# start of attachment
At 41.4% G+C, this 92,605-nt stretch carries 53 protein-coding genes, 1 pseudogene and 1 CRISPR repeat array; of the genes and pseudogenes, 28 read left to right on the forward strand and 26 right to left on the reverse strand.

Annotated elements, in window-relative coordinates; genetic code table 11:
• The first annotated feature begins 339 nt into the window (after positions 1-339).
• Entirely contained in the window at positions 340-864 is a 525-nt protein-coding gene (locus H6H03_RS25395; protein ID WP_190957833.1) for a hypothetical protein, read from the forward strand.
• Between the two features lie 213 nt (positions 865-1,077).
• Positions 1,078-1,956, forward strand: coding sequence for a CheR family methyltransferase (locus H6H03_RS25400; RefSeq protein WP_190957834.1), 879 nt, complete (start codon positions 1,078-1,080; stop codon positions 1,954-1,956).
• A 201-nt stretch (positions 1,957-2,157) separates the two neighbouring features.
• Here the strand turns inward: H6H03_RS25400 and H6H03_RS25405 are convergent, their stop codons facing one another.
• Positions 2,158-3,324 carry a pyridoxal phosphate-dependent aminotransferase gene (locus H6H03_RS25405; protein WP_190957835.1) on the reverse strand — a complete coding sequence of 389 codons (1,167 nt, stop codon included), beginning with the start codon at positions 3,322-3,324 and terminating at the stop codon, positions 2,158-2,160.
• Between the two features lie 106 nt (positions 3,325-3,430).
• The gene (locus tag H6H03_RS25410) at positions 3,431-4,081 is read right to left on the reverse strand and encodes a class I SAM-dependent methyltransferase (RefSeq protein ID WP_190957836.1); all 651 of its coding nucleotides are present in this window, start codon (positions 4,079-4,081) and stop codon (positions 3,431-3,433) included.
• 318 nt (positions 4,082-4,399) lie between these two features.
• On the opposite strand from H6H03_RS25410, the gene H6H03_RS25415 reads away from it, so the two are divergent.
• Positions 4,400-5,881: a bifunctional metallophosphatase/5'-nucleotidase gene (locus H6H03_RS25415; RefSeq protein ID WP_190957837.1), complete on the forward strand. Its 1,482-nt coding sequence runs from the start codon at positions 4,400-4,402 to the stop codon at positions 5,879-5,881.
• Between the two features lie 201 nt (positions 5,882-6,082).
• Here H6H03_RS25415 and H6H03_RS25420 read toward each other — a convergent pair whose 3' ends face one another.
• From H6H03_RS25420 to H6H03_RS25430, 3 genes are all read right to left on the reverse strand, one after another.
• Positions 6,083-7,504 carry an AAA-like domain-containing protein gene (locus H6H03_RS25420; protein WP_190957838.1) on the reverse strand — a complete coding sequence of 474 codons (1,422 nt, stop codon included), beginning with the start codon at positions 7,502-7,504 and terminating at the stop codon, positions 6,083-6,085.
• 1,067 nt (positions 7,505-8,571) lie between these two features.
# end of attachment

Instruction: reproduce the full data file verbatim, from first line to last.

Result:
At 41.4% G+C, this 92,605-nt stretch carries 53 protein-coding genes, 1 pseudogene and 1 CRISPR repeat array; of the genes and pseudogenes, 28 read left to right on the forward strand and 26 right to left on the reverse strand.

Annotated elements, in window-relative coordinates; genetic code table 11:
• The first annotated feature begins 339 nt into the window (after positions 1-339).
• Entirely contained in the window at positions 340-864 is a 525-nt protein-coding gene (locus H6H03_RS25395; protein ID WP_190957833.1) for a hypothetical protein, read from the forward strand.
• Between the two features lie 213 nt (positions 865-1,077).
• Positions 1,078-1,956, forward strand: coding sequence for a CheR family methyltransferase (locus H6H03_RS25400; RefSeq protein WP_190957834.1), 879 nt, complete (start codon positions 1,078-1,080; stop codon positions 1,954-1,956).
• A 201-nt stretch (positions 1,957-2,157) separates the two neighbouring features.
• Here the strand turns inward: H6H03_RS25400 and H6H03_RS25405 are convergent, their stop codons facing one another.
• Positions 2,158-3,324 carry a pyridoxal phosphate-dependent aminotransferase gene (locus H6H03_RS25405; protein WP_190957835.1) on the reverse strand — a complete coding sequence of 389 codons (1,167 nt, stop codon included), beginning with the start codon at positions 3,322-3,324 and terminating at the stop codon, positions 2,158-2,160.
• Between the two features lie 106 nt (positions 3,325-3,430).
• The gene (locus tag H6H03_RS25410) at positions 3,431-4,081 is read right to left on the reverse strand and encodes a class I SAM-dependent methyltransferase (RefSeq protein ID WP_190957836.1); all 651 of its coding nucleotides are present in this window, start codon (positions 4,079-4,081) and stop codon (positions 3,431-3,433) included.
• 318 nt (positions 4,082-4,399) lie between these two features.
• On the opposite strand from H6H03_RS25410, the gene H6H03_RS25415 reads away from it, so the two are divergent.
• Positions 4,400-5,881: a bifunctional metallophosphatase/5'-nucleotidase gene (locus H6H03_RS25415; RefSeq protein ID WP_190957837.1), complete on the forward strand. Its 1,482-nt coding sequence runs from the start codon at positions 4,400-4,402 to the stop codon at positions 5,879-5,881.
• Between the two features lie 201 nt (positions 5,882-6,082).
• Here H6H03_RS25415 and H6H03_RS25420 read toward each other — a convergent pair whose 3' ends face one another.
• From H6H03_RS25420 to H6H03_RS25430, 3 genes are all read right to left on the reverse strand, one after another.
• Positions 6,083-7,504 carry an AAA-like domain-containing protein gene (locus H6H03_RS25420; protein WP_190957838.1) on the reverse strand — a complete coding sequence of 474 codons (1,422 nt, stop codon included), beginning with the start codon at positions 7,502-7,504 and terminating at the stop codon, positions 6,083-6,085.
• 1,067 nt (positions 7,505-8,571) lie between these two features.